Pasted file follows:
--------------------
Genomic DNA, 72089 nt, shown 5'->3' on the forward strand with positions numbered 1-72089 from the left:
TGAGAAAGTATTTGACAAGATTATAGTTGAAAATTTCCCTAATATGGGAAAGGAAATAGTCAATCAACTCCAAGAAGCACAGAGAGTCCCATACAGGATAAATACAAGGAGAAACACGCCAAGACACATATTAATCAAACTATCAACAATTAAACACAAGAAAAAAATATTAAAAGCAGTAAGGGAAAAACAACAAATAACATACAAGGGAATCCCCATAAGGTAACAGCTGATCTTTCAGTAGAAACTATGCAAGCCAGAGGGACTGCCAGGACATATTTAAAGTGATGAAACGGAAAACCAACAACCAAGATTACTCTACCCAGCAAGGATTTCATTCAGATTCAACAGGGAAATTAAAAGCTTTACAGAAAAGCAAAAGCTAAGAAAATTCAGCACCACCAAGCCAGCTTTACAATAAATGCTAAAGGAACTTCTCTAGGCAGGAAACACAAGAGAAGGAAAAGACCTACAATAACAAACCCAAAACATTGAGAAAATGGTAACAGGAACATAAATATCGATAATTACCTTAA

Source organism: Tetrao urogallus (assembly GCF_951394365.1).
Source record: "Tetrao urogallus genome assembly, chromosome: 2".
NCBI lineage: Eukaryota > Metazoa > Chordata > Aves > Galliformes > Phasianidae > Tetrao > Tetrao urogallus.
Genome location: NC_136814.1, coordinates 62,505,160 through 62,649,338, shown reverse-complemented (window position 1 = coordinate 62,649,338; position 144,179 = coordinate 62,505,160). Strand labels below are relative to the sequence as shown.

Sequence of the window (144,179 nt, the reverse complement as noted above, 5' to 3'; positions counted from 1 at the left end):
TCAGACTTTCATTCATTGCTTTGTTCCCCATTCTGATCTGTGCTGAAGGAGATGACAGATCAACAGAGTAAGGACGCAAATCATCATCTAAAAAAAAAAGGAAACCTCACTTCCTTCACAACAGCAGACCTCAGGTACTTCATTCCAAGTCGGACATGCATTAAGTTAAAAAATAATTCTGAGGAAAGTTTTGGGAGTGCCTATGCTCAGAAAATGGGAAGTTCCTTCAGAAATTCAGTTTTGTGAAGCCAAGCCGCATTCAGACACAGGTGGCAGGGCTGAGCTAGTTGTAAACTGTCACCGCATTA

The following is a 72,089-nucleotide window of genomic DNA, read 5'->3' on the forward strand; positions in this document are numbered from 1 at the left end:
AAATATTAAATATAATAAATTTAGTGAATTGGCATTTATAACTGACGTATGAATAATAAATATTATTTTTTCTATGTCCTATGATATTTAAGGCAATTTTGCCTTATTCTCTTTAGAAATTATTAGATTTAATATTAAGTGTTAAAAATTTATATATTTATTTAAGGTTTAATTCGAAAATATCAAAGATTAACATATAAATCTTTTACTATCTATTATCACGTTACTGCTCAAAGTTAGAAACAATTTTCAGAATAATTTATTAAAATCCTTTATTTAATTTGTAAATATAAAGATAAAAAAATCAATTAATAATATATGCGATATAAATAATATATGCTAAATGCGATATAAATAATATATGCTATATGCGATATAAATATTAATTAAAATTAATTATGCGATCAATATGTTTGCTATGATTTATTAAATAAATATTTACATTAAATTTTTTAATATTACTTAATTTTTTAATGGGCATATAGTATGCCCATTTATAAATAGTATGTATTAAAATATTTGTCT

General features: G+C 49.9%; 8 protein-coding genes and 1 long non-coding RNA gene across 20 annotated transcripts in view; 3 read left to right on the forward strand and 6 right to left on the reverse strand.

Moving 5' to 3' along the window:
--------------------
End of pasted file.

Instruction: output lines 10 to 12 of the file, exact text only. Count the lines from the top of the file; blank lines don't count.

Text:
AAATATTAAATATAATAAATTTAGTGAATTGGCATTTATAACTGACGTATGAATAATAAATATTATTTTTTCTATGTCCTATGATATTTAAGGCAATTTTGCCTTATTCTCTTTAGAAATTATTAGATTTAATATTAAGTGTTAAAAATTTATATATTTATTTAAGGTTTAATTCGAAAATATCAAAGATTAACATATAAATCTTTTACTATCTATTATCACGTTACTGCTCAAAGTTAGAAACAATTTTCAGAATAATTTATTAAAATCCTTTATTTAATTTGTAAATATAAAGATAAAAAAATCAATTAATAATATATGCGATATAAATAATATATGCTAAATGCGATATAAATAATATATGCTATATGCGATATAAATATTAATTAAAATTAATTATGCGATCAATATGTTTGCTATGATTTATTAAATAAATATTTACATTAAATTTTTTAATATTACTTAATTTTTTAATGGGCATATAGTATGCCCATTTATAAATAGTATGTATTAAAATATTTGTCT

General features: G+C 49.9%; 8 protein-coding genes and 1 long non-coding RNA gene across 20 annotated transcripts in view; 3 read left to right on the forward strand and 6 right to left on the reverse strand.

Moving 5' to 3' along the window: